As shown in schematic form in FIG. 2, each user's HMD (which is configured to provide some or all functionality required for AR rendering of the physical environment, whether for game play, role play, training, or other types of applications where AR interaction with the physical environment is demanded) either comprises, or is configured to communicate with, a processor 201 wherein the HMD generates signals corresponding to sensory measurements of the physical environment and the processor 201 receives the signals and executes instructions relating to imaging, mapping, positioning, rendering and display. The processor 201 may communicate with: (i) at least one scanning system 203 for scanning features of the physical environment; (ii) at least one HMD positioning system 205 for determining the position of the HMD within the physical environment; (iii) at least one inertial measurement unit 206 to detect orientation, acceleration and/or speed of the HMD; (iv) at least one imaging system 207 to capture image streams of the physical environment; (v) at least one display system 209 for displaying to a user of the HMD the AR rendering of the physical environment; and (vi) at least one power management system 217 for receiving and distributing power to the components. The processor may further be configured to communicate with: peripherals 211 to enhance user engagement with the AR rendered environment; sensory feedback systems 213 for providing sensory feedback to the user; and external devices 215 for enabling other users of HMDs to engage with one another in the physical environment. These and other systems and components are described herein in greater detail. It will be appreciated that the term ‘processor’ as used herein is contemplated as being implemented as a single processor or as multiple distributed and/or disparate processors in communication with the components and/or systems requiring the processor or processors to perform tasks, as described in greater detail.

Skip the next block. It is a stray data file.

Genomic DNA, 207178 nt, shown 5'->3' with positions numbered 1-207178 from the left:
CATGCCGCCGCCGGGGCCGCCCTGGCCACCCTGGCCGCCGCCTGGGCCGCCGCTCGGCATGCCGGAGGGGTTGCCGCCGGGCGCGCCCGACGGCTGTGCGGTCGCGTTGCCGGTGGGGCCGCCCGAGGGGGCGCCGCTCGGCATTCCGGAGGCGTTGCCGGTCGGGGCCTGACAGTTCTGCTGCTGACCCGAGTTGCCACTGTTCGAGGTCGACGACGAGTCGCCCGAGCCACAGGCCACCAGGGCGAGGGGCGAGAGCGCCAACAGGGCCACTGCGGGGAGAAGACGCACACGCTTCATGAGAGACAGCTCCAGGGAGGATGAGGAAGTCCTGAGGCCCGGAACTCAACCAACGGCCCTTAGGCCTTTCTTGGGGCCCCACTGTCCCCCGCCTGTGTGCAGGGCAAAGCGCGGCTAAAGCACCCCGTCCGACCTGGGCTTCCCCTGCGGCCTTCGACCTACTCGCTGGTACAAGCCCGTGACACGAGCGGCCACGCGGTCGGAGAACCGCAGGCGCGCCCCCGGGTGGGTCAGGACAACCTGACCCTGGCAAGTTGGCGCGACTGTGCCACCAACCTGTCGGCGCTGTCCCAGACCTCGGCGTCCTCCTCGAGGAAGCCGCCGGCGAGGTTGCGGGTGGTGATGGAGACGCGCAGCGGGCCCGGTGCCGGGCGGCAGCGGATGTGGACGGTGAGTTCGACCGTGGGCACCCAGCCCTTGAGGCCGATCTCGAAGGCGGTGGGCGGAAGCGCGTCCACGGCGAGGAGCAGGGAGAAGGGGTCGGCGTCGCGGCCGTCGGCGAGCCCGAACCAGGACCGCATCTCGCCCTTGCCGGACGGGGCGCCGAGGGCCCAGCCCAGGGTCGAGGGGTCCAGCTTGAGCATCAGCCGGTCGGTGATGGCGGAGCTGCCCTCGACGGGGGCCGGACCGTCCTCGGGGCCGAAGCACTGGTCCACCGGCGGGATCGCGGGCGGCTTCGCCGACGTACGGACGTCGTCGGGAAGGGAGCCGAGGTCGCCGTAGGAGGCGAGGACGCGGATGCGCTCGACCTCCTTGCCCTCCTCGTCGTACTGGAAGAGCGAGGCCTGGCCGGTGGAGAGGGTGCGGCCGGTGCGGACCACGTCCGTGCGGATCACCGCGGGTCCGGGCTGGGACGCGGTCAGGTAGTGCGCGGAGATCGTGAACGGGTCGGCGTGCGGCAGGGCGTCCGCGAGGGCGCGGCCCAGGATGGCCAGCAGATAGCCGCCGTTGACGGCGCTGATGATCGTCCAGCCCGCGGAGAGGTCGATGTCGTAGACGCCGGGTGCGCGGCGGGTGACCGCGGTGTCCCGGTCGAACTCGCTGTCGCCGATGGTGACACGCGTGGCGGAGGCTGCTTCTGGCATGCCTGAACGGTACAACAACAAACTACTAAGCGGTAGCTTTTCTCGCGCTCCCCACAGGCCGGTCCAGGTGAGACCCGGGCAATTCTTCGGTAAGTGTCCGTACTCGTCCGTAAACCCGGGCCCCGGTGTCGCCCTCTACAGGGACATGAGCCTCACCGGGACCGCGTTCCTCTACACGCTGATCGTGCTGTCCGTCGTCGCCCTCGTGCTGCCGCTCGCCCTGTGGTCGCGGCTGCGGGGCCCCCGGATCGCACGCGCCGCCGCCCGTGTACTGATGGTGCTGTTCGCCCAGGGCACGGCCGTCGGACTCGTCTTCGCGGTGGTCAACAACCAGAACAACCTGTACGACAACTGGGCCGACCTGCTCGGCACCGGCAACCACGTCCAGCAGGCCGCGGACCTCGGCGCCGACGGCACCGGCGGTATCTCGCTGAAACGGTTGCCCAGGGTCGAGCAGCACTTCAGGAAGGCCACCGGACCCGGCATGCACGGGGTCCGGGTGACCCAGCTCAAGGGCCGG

• [0046]
    Referring now to FIG. 3, an exemplary configuration is illustrated in which two HMDs 12, each corresponding to a user, are situated in the same physical environment. The two HMDs 12 may be conceptualised as components of a single system enabling interactions between users of the HMDs 12, as well as between each user and a physical environment. The system comprises: a server 300 linked to a network 17, such as, for example, a local area network (LAN) or the Internet; and at least one HMD 12 linked to the network 17 and in network communication 20 with the server 300. As illustrated in FIG. 2, the system may further comprise a console 11 in communication 20 with the at least one HMD 12 and the server 300. Each HMD 12 may further comprise peripherals, or accessories, such as, for example an emitter 13 and a receiver 14. These and other components are described herein in greater detail.